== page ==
Tuesday, January 7, 2020

Comedy Video - This Is It Folks: Trump Can Wage War With No Understanding Of The Consequences

Video - Trump Orders Assassination of Top Iranian General Soleimani | The Daily Show

Video Report - U.S.-Iran on the brink: Tehran's threats of revenge raise fear of escalation

Video Report - : Putin meets Assad in Damascus during official visit

Video Report - Syria: Assad greets Putin at Damascus airport


Video Report - Bernie Sanders: Trump administration hasn't a clue about what it's doing

Video Report - Elizabeth Warren on Qasem Soleimani killing: 'People are reasonably asking, why this moment?'

Video Report - Amanpour presses defense secretary: Are you ready to refuse Trump's order?

U.S. - Why Is Mitch McConnell So Afraid of John Bolton?

 By Neal K. Katyal and George T. Conway III
The Senate must hear his testimony in an impeachment trial.
The importance of John Bolton’s offer to testify if subpoenaed in the impeachment proceedings against President Trump cannot be overstated. In a single stroke, Mr. Bolton, the former national security adviser, elevated truth and transparency over political gamesmanship.
The Senate must take him up on his offer, as well as demand the testimony of President Trump and the administration officials he has barred from testifying. The Senate majority leader, Mitch McConnell, reportedly has the votes to proceed with the trial despite no agreement with Democrats on new witnesses and to leave it a question to take up after opening arguments. The Senate still must declare that it will call witnesses during the trial.
Everyone — Republicans, Democrats and independents — must know that these crucial witnesses will be heard.
The core principle behind the rule of law is that justice is blind and partisan identity should not influence a trial’s outcome. But anyone watching Mr. McConnell twist himself into knots in trying to block witnesses and documents has to wonder whether this notion ever took root in his mind. He has gone so far as to say that “there will be no difference between the president’s position and our position as to how to handle this to the extent that we can.” He also said, “There’s no chance the president is going to be removed from office.”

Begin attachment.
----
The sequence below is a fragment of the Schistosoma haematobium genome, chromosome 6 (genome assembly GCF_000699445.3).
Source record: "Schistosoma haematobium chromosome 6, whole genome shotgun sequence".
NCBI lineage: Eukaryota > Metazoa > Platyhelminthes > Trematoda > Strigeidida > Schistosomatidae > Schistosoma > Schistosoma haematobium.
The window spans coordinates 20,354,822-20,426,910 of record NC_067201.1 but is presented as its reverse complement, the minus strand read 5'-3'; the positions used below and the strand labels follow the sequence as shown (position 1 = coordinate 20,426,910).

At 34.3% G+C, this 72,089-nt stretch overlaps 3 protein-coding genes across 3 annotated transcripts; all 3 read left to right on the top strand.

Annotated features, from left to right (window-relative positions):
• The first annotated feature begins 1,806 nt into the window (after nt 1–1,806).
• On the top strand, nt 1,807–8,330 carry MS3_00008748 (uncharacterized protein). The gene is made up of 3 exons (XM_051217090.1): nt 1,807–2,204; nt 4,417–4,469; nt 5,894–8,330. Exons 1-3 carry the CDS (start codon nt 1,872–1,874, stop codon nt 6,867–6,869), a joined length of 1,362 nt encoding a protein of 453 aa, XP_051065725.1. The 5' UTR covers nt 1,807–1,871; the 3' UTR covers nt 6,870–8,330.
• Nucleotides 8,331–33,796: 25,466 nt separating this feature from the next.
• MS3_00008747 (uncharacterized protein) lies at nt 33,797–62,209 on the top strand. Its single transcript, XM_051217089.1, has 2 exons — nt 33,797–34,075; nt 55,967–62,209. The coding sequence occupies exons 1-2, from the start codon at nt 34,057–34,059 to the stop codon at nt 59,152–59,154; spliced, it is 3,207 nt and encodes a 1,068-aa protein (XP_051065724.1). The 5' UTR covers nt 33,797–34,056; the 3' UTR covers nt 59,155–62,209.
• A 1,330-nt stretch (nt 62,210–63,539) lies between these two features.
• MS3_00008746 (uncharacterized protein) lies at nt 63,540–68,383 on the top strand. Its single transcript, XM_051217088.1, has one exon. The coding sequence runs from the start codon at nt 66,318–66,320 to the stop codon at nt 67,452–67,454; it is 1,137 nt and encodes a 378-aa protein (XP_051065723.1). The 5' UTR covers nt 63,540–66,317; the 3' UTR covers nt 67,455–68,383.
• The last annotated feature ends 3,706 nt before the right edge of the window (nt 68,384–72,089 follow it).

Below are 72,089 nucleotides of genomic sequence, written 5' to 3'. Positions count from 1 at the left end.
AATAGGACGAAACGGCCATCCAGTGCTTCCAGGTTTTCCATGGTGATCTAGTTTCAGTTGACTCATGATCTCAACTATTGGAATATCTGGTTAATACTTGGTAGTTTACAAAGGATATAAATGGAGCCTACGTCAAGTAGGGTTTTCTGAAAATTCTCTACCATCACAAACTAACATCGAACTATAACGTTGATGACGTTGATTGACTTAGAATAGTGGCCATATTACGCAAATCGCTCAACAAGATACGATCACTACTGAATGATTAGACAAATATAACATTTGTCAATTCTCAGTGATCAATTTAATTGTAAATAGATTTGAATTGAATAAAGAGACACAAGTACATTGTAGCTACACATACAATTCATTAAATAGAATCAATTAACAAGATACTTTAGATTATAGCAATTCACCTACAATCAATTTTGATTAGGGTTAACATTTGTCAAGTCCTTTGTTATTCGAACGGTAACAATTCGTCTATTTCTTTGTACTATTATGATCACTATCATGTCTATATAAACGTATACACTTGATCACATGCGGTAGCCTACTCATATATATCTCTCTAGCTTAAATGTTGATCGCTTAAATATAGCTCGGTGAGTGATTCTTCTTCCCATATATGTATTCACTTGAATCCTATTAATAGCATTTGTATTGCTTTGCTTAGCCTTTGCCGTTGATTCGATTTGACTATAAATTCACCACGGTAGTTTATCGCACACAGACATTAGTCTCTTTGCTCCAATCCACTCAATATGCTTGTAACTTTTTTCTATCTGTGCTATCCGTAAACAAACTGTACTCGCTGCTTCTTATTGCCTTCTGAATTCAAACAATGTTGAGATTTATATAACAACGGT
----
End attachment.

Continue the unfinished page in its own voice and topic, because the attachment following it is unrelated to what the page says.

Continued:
How can Mr. McConnell make such a claim without having heard from Mr. Bolton? Remember that the diplomat Fiona Hill testified at the House impeachment hearings that Mr. Bolton called the pressuring of Ukraine by the administration a “drug deal” and said he wanted no part of it. Mr. Bolton himself has said that he possesses new information that has not been revealed. He even gave a speech saying that some of Mr. Trump’s foreign policy decisions were made in his self-interest, not in the interest of the American people. Particularly after the United States’ killing of Maj. Gen. Qassim Suleimani of Iran, such questions have arisen once again.
And how can Mr. McConnell make such a claim without having heard from the most important witness of all, Mr. Trump? The president has been too scared to testify, and too scared to let anyone else in his administration testify. This is not a particularly compelling demonstration of innocence. When the House was holding impeachment hearings, Mr. Trump said he wanted the acting chief of staff, Mick Mulvaney, and Energy Secretary Rick Perry to testify. Even that pretense is now gone.
There is only one possible explanation for this behavior: He is afraid of the truth. Otherwise, what argument can there be for refusing to hear from a central witness like Mr. Bolton, who other witnesses have indicated was exceptionally concerned about the suspension of military aid to Ukraine?
Making matters worse, Mr. McConnell is a lawyer (as are nearly 50 of his Senate colleagues). Yet clearly being a lawyer does not give one a monopoly on truth-seeking, as his Republican colleagues with law degrees are proving.